Chemical Contaminants in Breast Milk and Their Impacts on Children's Health: An Overview. (Chemical Contaminants in Breast Milk: Mini-Monograph)

By Landrigan, Philip J.; Sonawane, Babasaheb et al. | Environmental Health Perspectives, June 2002 | Go to article overview

Chemical Contaminants in Breast Milk and Their Impacts on Children's Health: An Overview. (Chemical Contaminants in Breast Milk: Mini-Monograph)


Landrigan, Philip J., Sonawane, Babasaheb, Mattison, Donald, McCally, Michael, Garg, Anjali, Environmental Health Perspectives


Human milk is the best source of nutrition for infants. Breast milk contains the optimal balance of fits, carbohydrates, and proteins for developing babies, and it provides a range of benefits for growth, immunity, and development. Unfortunately, breast milk is not pristine. Contamination of human milk is widespread and is the consequence of decades of inadequately controlled pollution of the environment by toxic chemicals. The finding of toxic chemicals in breast milk raises important issues for pediatric practice, for the practice of public health, and for the environmental health research community. It also illuminates gaps in current knowledge including a) insufficient information on the nature and levels of contaminants in breast milk; b) lack of consistent protocols for collecting and analyzing breast milk samples; c) lack of toxicokinetic data; and d) lack of data on health outcomes that may be produced in infants by exposure to chemicals in breast milk. These gaps in information impede risk assessment and make difficult the formulation of evidence-based health guidance. To address these issues, there is a need for a carefully planned and conducted national breast milk monitoring effort in the United States. Additionally, to assess health outcomes of toxic exposures via breast milk, it will be necessary to examine children prospectively over many years in longitudinal epidemiologic studies that use standardized examination protocols that specifically assess breast milk exposures. Finally, current risk assessment methods need to be expanded to include consideration of the potential risks posed to infants and children by exposures to chemical residues in breast milk. Key words: breast milk, breast-feeding, children's health, chemical contaminants.

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Human milk is, without question, the best source of nutrition for infants. Breast milk contains the optimal balance of fats, carbohydrates, and proteins for developing babies, and it provides a range of benefits for growth, immunity, and development (1). Breast milk contains powerful immune factors that help infants fight infections (2), and it contains growth factors that appear to influence brain development and increase resistance to chronic diseases such as asthma, allergies, and diabetes. Breast-feeding builds a powerful bond between a mother and her child, and this bond enhances health and well-being across the generations. Recognition of the manifold benefits of breast milk has led to the adoption of breast-feeding policies by numerous health and professional organizations (3-9) and stimulated development of the recent "Blueprint for Action on Breastfeeding" by the U.S. Department of Health and Human Services (10).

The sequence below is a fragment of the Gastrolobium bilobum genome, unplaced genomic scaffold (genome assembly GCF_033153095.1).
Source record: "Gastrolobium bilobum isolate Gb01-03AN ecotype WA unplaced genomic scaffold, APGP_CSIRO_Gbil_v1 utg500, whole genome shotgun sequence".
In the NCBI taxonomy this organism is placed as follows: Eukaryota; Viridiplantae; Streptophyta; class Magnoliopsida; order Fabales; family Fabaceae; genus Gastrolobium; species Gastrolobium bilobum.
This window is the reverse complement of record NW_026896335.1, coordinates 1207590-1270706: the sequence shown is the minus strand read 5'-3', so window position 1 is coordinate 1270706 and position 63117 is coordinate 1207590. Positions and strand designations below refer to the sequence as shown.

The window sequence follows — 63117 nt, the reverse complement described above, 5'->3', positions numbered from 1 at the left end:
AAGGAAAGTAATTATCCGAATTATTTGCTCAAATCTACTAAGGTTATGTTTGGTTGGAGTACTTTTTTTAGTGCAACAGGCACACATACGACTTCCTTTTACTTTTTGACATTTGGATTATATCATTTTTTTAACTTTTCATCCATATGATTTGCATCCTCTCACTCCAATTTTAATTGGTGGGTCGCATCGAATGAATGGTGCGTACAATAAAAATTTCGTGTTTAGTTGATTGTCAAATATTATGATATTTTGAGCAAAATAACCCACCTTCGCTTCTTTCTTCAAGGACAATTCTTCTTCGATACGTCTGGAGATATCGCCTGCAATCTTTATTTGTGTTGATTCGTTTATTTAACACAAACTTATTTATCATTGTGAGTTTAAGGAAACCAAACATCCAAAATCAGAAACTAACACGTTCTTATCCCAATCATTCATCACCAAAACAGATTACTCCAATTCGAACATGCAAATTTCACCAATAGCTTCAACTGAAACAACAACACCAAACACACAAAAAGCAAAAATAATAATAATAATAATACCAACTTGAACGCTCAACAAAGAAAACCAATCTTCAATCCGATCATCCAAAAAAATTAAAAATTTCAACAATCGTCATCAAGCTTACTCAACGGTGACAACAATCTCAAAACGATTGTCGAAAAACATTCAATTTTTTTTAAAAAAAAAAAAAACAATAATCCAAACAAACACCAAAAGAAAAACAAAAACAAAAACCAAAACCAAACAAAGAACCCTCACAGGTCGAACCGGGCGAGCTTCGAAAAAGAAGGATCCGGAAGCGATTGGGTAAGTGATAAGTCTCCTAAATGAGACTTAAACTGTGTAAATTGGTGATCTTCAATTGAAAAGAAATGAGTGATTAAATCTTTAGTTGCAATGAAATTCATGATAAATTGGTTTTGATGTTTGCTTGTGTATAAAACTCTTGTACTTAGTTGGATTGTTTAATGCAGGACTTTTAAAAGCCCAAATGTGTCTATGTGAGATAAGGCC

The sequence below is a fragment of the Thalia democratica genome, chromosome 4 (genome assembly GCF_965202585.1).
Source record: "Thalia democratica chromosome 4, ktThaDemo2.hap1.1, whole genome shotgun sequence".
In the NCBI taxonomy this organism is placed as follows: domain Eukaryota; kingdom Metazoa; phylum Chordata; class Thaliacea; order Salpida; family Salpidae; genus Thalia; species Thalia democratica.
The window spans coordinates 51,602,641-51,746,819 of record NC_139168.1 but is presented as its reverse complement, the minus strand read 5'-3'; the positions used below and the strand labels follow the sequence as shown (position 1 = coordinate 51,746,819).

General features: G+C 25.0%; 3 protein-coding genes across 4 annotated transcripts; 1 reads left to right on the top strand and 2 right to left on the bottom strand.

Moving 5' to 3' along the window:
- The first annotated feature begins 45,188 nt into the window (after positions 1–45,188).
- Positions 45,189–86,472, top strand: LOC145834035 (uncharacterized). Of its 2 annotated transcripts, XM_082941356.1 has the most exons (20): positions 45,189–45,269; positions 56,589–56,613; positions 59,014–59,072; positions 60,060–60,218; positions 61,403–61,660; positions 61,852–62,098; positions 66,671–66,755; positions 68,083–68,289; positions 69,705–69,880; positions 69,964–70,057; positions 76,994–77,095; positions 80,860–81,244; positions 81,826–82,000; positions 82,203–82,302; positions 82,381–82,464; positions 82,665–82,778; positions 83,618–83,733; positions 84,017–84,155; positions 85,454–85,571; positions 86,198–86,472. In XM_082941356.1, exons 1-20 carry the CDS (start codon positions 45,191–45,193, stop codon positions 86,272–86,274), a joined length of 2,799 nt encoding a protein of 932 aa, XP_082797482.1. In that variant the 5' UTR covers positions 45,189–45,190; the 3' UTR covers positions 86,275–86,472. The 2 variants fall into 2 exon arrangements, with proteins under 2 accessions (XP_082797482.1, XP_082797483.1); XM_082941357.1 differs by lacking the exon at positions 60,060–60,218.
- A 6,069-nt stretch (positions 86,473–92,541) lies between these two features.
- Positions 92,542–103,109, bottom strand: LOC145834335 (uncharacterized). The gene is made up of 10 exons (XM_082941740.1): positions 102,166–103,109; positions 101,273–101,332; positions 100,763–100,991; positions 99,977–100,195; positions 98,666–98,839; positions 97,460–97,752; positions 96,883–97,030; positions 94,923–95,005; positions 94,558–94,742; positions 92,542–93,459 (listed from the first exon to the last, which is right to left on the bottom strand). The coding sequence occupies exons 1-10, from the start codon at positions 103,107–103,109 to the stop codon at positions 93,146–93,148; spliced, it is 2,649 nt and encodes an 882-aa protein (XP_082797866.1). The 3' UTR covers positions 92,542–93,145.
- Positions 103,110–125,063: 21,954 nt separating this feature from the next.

Unfortunately, breast milk is not pristine. Contamination of human milk is widespread and is the consequence of decades of inadequately controlled pollution of the environment by toxic chemicals. Polychlorinated biphenyls (PCBs), DDT and its metabolites, dioxins, dibenzofurans, polybrominated diphenyl ethers (PBDEs), and heavy metals are among the toxic chemicals most often found in breast milk (11,12). These compounds are encountered to varying extents among women in industrially developed as well as in developing nations. Some of the highest levels of contaminants are seen among women in agricultural areas of the developing world that are extensively treated with pesticides (13) and among women in remote areas, such as the Canadian Inuit, who eat a diet rich in seal, whale, and other species high on the marine food chain that accumulate heavy burdens of persistent organic pollutants (POPs) (14).

The finding of toxic chemicals in breast milk raises a series of important issues for pediatric practice, for the practice of public health, and for the environmental health research community.

Lack of data on contaminants. Although much information has been generated on the types of chemicals likely to be found in breast milk, this database is scattered and incomplete. …

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